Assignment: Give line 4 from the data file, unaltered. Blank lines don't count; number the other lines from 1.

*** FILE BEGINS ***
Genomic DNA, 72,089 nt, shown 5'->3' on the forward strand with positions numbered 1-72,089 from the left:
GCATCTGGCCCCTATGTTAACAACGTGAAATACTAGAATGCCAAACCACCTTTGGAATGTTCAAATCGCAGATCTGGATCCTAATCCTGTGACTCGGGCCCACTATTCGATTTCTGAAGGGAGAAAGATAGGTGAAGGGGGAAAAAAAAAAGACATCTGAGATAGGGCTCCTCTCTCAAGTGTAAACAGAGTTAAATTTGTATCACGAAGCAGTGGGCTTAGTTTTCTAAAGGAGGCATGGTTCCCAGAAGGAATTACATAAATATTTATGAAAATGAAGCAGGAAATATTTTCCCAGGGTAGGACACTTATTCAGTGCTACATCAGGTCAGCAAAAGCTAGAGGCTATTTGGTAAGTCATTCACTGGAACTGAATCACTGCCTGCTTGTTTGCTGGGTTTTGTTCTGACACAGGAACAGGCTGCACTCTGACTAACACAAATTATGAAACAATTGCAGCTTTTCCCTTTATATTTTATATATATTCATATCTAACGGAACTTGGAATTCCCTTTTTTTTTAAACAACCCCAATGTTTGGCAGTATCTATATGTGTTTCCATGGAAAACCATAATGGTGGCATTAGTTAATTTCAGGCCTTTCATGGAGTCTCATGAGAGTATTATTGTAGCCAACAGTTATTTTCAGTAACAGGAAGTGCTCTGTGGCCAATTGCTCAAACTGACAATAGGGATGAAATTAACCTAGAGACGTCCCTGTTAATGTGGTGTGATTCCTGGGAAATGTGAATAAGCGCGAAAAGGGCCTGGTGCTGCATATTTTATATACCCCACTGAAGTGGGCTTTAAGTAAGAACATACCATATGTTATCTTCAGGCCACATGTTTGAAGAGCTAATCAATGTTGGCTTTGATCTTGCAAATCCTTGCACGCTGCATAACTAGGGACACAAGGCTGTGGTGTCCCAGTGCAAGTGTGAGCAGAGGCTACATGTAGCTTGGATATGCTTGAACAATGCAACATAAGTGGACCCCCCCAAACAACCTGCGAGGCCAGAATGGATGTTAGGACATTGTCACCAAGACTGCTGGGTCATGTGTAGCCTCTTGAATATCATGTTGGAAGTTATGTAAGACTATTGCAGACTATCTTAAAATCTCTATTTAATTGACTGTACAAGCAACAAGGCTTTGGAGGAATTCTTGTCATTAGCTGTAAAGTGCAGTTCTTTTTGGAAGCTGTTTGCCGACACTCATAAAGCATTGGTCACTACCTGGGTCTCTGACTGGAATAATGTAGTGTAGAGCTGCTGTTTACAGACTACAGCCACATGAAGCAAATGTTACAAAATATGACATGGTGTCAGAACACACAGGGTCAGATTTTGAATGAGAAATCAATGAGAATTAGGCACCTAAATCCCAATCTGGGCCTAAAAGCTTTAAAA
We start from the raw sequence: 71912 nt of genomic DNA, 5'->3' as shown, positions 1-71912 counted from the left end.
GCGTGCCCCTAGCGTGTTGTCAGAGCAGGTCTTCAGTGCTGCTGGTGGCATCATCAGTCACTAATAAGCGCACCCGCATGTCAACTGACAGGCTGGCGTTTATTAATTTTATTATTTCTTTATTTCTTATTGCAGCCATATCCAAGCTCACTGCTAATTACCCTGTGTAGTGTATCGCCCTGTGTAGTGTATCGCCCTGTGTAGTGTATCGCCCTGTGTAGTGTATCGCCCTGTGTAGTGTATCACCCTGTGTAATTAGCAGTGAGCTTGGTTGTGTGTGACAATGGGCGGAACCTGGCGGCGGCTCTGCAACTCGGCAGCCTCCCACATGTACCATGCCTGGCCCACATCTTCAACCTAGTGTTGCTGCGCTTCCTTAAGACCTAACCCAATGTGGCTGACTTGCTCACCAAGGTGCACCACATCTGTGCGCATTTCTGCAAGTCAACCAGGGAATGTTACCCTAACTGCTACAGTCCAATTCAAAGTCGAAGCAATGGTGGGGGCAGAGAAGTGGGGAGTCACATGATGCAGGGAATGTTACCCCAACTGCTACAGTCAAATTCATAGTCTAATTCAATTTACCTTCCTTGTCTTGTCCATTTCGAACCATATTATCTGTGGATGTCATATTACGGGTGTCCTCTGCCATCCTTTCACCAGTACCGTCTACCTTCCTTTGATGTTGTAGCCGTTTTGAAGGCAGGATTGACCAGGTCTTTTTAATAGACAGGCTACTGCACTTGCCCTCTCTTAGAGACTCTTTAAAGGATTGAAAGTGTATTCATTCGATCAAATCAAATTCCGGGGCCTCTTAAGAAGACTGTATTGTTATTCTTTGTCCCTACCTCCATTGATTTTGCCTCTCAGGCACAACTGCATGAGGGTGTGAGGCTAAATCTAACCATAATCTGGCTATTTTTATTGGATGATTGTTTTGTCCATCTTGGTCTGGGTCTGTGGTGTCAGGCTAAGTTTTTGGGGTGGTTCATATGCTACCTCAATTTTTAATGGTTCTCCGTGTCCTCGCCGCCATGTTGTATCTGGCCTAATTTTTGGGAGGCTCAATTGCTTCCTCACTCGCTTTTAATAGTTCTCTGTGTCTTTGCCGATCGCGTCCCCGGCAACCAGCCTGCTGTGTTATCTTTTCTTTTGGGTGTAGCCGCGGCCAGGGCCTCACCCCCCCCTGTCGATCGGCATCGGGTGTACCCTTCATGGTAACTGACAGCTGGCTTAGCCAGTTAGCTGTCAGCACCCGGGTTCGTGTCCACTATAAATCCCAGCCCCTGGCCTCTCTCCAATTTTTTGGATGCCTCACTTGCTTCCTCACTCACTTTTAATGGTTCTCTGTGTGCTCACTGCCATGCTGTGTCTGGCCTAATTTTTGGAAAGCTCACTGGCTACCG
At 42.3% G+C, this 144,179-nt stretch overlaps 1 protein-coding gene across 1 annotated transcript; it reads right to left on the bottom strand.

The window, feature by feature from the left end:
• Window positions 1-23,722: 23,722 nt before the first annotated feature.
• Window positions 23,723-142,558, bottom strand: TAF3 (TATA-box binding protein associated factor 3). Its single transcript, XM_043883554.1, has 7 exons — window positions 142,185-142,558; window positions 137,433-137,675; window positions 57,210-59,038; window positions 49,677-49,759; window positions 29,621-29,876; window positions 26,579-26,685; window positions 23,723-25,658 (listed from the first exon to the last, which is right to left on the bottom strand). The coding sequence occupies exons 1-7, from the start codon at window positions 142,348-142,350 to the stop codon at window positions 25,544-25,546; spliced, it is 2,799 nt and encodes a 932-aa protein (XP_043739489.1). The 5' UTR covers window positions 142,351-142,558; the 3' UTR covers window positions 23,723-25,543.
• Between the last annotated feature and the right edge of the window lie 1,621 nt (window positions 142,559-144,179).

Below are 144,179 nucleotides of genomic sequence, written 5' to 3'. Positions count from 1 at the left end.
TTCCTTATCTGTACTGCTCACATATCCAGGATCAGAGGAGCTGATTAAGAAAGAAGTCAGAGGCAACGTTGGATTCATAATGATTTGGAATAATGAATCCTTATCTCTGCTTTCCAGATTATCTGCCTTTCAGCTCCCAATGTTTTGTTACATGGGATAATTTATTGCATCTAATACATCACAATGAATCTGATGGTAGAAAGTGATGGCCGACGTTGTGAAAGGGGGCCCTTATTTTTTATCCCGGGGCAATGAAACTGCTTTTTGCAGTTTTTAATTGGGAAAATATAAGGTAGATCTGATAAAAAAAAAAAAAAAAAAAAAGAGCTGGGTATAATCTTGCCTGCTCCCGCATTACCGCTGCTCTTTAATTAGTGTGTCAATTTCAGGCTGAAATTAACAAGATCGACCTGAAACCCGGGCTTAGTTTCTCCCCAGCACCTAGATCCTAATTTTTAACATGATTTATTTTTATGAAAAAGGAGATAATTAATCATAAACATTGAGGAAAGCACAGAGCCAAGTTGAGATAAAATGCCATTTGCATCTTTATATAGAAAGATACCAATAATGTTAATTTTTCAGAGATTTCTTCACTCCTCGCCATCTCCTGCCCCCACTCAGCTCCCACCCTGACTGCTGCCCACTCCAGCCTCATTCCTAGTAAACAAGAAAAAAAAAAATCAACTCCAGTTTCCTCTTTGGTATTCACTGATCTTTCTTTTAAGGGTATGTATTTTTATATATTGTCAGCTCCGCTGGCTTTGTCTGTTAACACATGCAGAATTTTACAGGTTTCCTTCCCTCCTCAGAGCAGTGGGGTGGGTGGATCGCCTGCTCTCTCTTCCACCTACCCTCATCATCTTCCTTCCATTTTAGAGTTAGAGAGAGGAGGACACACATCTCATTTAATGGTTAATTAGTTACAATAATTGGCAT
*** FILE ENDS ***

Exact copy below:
GCGTGCCCCTAGCGTGTTGTCAGAGCAGGTCTTCAGTGCTGCTGGTGGCATCATCAGTCACTAATAAGCGCACCCGCATGTCAACTGACAGGCTGGCGTTTATTAATTTTATTATTTCTTTATTTCTTATTGCAGCCATATCCAAGCTCACTGCTAATTACCCTGTGTAGTGTATCGCCCTGTGTAGTGTATCGCCCTGTGTAGTGTATCGCCCTGTGTAGTGTATCGCCCTGTGTAGTGTATCACCCTGTGTAATTAGCAGTGAGCTTGGTTGTGTGTGACAATGGGCGGAACCTGGCGGCGGCTCTGCAACTCGGCAGCCTCCCACATGTACCATGCCTGGCCCACATCTTCAACCTAGTGTTGCTGCGCTTCCTTAAGACCTAACCCAATGTGGCTGACTTGCTCACCAAGGTGCACCACATCTGTGCGCATTTCTGCAAGTCAACCAGGGAATGTTACCCTAACTGCTACAGTCCAATTCAAAGTCGAAGCAATGGTGGGGGCAGAGAAGTGGGGAGTCACATGATGCAGGGAATGTTACCCCAACTGCTACAGTCAAATTCATAGTCTAATTCAATTTACCTTCCTTGTCTTGTCCATTTCGAACCATATTATCTGTGGATGTCATATTACGGGTGTCCTCTGCCATCCTTTCACCAGTACCGTCTACCTTCCTTTGATGTTGTAGCCGTTTTGAAGGCAGGATTGACCAGGTCTTTTTAATAGACAGGCTACTGCACTTGCCCTCTCTTAGAGACTCTTTAAAGGATTGAAAGTGTATTCATTCGATCAAATCAAATTCCGGGGCCTCTTAAGAAGACTGTATTGTTATTCTTTGTCCCTACCTCCATTGATTTTGCCTCTCAGGCACAACTGCATGAGGGTGTGAGGCTAAATCTAACCATAATCTGGCTATTTTTATTGGATGATTGTTTTGTCCATCTTGGTCTGGGTCTGTGGTGTCAGGCTAAGTTTTTGGGGTGGTTCATATGCTACCTCAATTTTTAATGGTTCTCCGTGTCCTCGCCGCCATGTTGTATCTGGCCTAATTTTTGGGAGGCTCAATTGCTTCCTCACTCGCTTTTAATAGTTCTCTGTGTCTTTGCCGATCGCGTCCCCGGCAACCAGCCTGCTGTGTTATCTTTTCTTTTGGGTGTAGCCGCGGCCAGGGCCTCACCCCCCCCTGTCGATCGGCATCGGGTGTACCCTTCATGGTAACTGACAGCTGGCTTAGCCAGTTAGCTGTCAGCACCCGGGTTCGTGTCCACTATAAATCCCAGCCCCTGGCCTCTCTCCAATTTTTTGGATGCCTCACTTGCTTCCTCACTCACTTTTAATGGTTCTCTGTGTGCTCACTGCCATGCTGTGTCTGGCCTAATTTTTGGAAAGCTCACTGGCTACCG